For some of us, getting fit and healthy is a journey and some of us (and by ‘us’, I unfortunately do not mean ‘me’) find it quite easy to make smart food choices and choose exercise over sleep. There have been times in my life where I wished I had never been exposed to, say, chocolate or potato chips. It seems like our culture purposely TRIES to make us fat by inundating us with wave after wave of terrible choices (and it seems like that because it’s true. Check out “Fed Up” on Netflix). When I had my daughter, I decided that I was going to break the cycle. No junk food, no fast food, no candy. My daughter was going to know the joy of an apple, or grapes. Food would not be used as anything other than fuel and certainly not as a ‘reward’ for being ‘good’.
Or poor, naïve, former me. Great intentions. Really great. And no one knew that 2 years later 2 boys would barge their way onto the scene, turning life as we knew it completely upside down, not to mention ruining my body and sleep patterns for the forseeable future. My lofty ideals are often left in tatters on the floor (beside the peeled apple slices), as I fling chicken nuggets at my children in exchange for them to Just. Please. Stop. Whining!
All that, and normal human imperfections aside, here are some things I do hope my kids are absorbing and will take with them into adulthood.
1) What’s soda?
Now, this is a bit of a problem as I am a recovering diet Pepsi addict. Grace does know that Mommy drinks diet Pepsi sometimes. I see no reason whatsoever, on the other hand, to let my kids drink soda. I’m convinced by now that diet soda is a toxic substance so that’s out and the other is just gross sugar water. Once in a blue moon I’ll give G some apple juice or make popsicles out of fruit juice, but we have been pretty consistent with giving them water as their beverage of choice.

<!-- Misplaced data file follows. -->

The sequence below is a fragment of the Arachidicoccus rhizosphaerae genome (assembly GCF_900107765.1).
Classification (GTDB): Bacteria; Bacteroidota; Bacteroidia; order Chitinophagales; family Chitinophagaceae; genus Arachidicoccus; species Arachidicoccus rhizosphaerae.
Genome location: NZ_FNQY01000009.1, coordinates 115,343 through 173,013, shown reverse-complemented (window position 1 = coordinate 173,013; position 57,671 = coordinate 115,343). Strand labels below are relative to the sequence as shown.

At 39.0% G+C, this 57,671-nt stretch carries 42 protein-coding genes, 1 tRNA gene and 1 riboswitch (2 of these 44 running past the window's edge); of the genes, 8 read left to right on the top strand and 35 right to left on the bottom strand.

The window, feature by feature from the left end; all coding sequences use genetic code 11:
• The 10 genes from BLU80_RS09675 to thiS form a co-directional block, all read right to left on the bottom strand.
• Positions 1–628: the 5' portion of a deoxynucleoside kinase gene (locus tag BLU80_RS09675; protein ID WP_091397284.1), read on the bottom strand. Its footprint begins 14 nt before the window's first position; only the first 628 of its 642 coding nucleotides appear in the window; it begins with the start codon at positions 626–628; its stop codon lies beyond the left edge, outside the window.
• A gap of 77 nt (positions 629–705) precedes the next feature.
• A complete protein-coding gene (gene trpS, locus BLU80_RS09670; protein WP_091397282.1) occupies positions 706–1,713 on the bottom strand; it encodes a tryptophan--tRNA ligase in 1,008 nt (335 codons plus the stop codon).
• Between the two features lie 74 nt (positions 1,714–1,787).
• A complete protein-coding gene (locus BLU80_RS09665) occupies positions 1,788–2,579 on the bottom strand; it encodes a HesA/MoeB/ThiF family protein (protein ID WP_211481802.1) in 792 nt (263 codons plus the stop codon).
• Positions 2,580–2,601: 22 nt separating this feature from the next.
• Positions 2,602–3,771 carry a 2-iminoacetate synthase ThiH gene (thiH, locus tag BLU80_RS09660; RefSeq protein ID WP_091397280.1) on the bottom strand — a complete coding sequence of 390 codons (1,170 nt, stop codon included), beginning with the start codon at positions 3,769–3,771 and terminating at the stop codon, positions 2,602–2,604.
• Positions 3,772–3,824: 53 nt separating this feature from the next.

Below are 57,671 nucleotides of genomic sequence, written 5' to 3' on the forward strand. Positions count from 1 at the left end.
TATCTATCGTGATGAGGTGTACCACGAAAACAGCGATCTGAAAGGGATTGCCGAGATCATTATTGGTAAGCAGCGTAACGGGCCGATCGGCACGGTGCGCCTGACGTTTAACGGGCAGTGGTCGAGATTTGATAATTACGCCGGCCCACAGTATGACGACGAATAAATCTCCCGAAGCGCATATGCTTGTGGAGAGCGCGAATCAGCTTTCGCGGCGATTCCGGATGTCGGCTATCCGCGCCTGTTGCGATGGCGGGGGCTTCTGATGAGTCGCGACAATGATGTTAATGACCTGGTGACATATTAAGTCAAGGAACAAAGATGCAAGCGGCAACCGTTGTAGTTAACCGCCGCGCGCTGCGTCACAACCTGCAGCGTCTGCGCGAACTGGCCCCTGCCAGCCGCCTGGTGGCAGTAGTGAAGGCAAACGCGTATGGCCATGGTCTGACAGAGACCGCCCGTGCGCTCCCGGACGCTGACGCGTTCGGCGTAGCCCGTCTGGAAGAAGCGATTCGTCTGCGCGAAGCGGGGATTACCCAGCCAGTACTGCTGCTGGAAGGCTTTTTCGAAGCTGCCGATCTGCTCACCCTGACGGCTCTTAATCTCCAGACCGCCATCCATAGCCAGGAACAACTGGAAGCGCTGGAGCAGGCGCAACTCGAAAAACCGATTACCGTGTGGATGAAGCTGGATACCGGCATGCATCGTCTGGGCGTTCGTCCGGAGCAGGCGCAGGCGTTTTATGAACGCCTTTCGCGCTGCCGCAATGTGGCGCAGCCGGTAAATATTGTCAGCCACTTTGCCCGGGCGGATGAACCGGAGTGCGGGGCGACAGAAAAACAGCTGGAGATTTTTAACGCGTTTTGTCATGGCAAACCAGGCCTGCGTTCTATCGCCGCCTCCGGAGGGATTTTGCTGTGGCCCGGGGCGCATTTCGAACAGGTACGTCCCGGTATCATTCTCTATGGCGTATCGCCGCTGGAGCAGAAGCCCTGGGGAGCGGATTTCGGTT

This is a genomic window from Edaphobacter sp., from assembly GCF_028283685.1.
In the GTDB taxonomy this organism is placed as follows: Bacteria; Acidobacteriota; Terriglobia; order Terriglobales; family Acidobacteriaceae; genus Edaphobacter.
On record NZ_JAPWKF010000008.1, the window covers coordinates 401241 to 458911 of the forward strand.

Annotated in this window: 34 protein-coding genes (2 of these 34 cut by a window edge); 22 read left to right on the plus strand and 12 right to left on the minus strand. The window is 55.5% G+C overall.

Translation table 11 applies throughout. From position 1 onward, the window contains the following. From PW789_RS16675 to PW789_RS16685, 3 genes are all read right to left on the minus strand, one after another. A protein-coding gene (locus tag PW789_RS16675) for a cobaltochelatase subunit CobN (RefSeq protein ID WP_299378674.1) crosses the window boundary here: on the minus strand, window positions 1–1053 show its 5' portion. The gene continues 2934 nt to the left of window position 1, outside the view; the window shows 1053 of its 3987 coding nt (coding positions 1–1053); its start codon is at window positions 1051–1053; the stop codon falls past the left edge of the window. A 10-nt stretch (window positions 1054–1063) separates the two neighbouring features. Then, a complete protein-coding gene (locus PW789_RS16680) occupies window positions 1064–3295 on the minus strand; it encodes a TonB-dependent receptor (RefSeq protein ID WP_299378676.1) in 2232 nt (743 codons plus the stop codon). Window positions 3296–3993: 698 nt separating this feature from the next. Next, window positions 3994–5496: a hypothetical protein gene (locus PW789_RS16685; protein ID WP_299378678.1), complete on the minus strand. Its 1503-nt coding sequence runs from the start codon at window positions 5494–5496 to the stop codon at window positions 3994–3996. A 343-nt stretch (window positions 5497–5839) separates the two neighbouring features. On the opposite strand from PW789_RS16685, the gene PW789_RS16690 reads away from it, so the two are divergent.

2) Fast food is not a meal
We just don’t turn to fast food for our meals. Even when we’re busy. We might order in for Pizza (usually only when we have company) and we do make use of the play places in Mc-you-know-where. When we do the play thing, nuggets and fries and a chocolate shake accompany it. I’d rather not, and do make sure to tell Grace it’s not real chicken, but honestly she doesn’t care. And she has never asked for French fries or nuggets outside of the play area.
3) We don’t buy processed junk food
Now, a bit of a caveat here. We do have pretzels and occasionally gold fish. All of my littles are tiny little carboholics and I enable them with pretzels, I admit it. But I never buy store bought cookies and the only time we had potato chips in the house was when I was pregnant with the twins and the doctors told me to eat them (and I will stick to that story until I die). I do bake cookies, so it’s not like they never eat sugar, unfortunately, but at least they don’t get all the trans-fats and preservatives. I hope from this they don’t see junk food as a staple, and will recognize most junk food as the nasty tasting crap that it is.
4) Exercise is fun!
All three of the littles think there is nothing better than to ‘help Mommy exercise’. Those are G’s words, not the boys (because all they say right now is ‘No No No No No’). But everyone does everything they can to get into the gym. We jump up and down, and play with the ab wheel (why won’t that stupid thing just break???) and basically have as much fun as possible. Every kid spent a lot of time in infancy in the gym with me watching from their little bouncies. They know that we exercise and they never hear us complain about it. Grace is waiting for her legs to grow so she can hike mountains with us and for now her favorite thing is to ‘hike in the forest’.
5) No destructive habits
I’m really grateful our kids won’t grow up seeing us smoke (anything) or drink alcohol or do other drugs. I’m glad they won’t think this is normal because I’m pretty sure they won’t handle moderation any better than Mammy , if early behavior is any sign. I’m glad they won’t witness us acting weird or scary, or putting substances above them.
I admit, I am eons further from my ideals than I thought. I am not above sticking a kid in a high chair in front of the TV, with a cookie, just to get some peace and quiet. I love baking and abso-damn-lutely used candy as a bribe for potty training. But there are also ways you can start building in habits that will last a lifetime and I think it starts with your own habits. Because at the end of the day, we all know that kids do what they see more than what they hear. (Unless it’s bad words. Then they just need to hear it once and they never, ever, ever forget.)